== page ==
As teachers, we begin to set more stringent expectations for them to commit to class, take ownership of their learning, and comprehend more terminology and skills. Yet, they are still a bit disheveled in their movement and engagement. They still sometimes forget their dance pants and confuse upstage with downstage. Some of them are still, well, terrified.

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2019's movies featured some truly fantastic dancing, thanks to the hard work of many talented choreographers. But you won't see any of those brilliant artists recognized at the Academy Awards. And we're (still) not OK with that.

So we're taking matters into our own jazz hands.

On February 7—just before the Oscars ceremony—we'll present a Dance Spirit award for the best movie choreography of 2019. With your help, we've narrowed the field to seven choreographers, artists whose moves electrified some of the most critically-acclaimed films of the year.

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Kathryn Alter (left). Photo by Alexis Ziemski

In every class Kathryn Alter teaches, two things are immediately evident: how thoughtfully she chooses her words, and how much glee she gets from dancing the movement and style of modern choreographer José Limón. At the 2019 Limón summer workshop at Kent State University, Alter demonstrated a turning triplet with her arms fully outstretched, a smile stretching easily across her face. "It should be as if…" She paused to think of the perfect analogy that would help the dancers find the necessary circularity of the movement. "As if you live in a doughnut!" she finished, grinning broadly. The dancers gathered around her laughed—her smile and love for something as foundational as a triplet was contagious.

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Teachers from coast to coast are pushing students to move outside the constraints of popular music. There is a consensus that the earlier you introduce varied musical forms, the more adept and adaptable a dancer's musicality will be.

New York–based jazz scholar and teacher Melanie George notices that many students' relationships to music can be reductive: They may think exclusively about lyrics or accents. But jazz, for example, is about swinging: an embodied comprehension of instrumentation that only comes with musical acuity. "Students are ready for this specificity, even if we aren't giving it to them," she says. When her students understand that there is a technique to listening, it becomes less about going forward, and more about going deeper into the sound and into their bodies.

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Gene Kelly and Leslie Caron in a scene from An American in Paris. Courtesy Fathom Events.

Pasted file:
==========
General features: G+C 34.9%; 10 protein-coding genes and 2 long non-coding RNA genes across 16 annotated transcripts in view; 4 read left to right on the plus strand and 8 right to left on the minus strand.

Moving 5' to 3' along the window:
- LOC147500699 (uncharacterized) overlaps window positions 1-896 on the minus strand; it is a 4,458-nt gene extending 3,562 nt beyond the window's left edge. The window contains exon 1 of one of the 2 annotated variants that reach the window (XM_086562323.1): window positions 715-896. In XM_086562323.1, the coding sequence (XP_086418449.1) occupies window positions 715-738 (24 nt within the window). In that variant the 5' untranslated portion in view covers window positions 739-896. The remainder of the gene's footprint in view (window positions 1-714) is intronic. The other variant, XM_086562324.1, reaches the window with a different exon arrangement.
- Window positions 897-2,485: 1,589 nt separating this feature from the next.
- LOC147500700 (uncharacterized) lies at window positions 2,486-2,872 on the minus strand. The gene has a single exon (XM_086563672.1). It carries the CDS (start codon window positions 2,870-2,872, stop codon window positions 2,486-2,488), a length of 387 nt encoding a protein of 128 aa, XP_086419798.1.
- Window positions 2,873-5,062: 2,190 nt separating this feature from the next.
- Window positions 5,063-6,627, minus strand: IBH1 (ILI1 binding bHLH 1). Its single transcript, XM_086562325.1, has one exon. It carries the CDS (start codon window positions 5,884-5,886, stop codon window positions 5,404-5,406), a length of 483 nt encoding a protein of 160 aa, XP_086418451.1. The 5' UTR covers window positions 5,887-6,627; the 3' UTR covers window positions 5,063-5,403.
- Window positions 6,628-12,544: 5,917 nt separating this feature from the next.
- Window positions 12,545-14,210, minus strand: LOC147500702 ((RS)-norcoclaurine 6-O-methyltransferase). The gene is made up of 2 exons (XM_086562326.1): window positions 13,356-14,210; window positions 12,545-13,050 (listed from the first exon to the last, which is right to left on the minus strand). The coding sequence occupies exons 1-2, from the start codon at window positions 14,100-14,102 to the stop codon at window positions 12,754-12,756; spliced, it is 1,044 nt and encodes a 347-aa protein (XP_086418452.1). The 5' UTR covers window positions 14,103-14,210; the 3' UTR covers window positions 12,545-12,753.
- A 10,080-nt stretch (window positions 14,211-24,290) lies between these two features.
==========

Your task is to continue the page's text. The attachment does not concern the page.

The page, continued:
If you loved Christopher Wheeldon's An American in Paris on Broadway, you can now see the 1951 Oscar-winning movie it's based on in all its Technicolor glory. Fathom Events will present MGM's An American in Paris, starring Gene Kelly and French ballerina Leslie Caron, and with music by George and Ira Gershwin, in select theaters nationwide January 19 and 22.

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Photo by Lindsay Thomas, courtesy of PNB School

Naomi Glass, teacher at Pacific Northwest Ballet School, knows firsthand the advantages and challenges of hypermobility. As a young dancer, she was told to keep her hyperextended knees in a straight position far from her full range of motion. "It felt too bent to me," she says. "But once I was able to access my inner thighs and rotators, I found strength and stability and could still use the line that I wanted."

Hypermobility occurs when joints exceed the normal range of motion. Dancers can have hypermobility in specific joints, like their knees, or they can have generalized laxity throughout their bodies (which is often measured using the Beighton system—see below). While this condition may enable students to create beautiful aesthetic lines, it can also increase risk for injury. Help dancers gain the strength they need to stay healthy while making the most of their hypermobility.

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Alicia Graf Mack's journey to become director of The Juilliard School's Dance Division—the youngest person to hold the position, and the first woman of color—was anything but a straight line. Yes, she's danced with prestigious companies: Dance Theatre of Harlem, Alvin Ailey American Dance Theater, Complexions Contemporary Ballet and Alonzo King LINES Ballet. But Mack also has a BA in history from Columbia University and an MA in nonprofit management from Washington University in St. Louis; she pursued both degrees during breaks in her performing career, taken to recover from injuries and autoimmune disease flare-ups.

As an undergrad, she briefly interned at JPMorgan Chase in marketing and philanthropic giving, and she later made arts administration central to her graduate work, assuming that she'd eventually take an administrative role with a dance organization.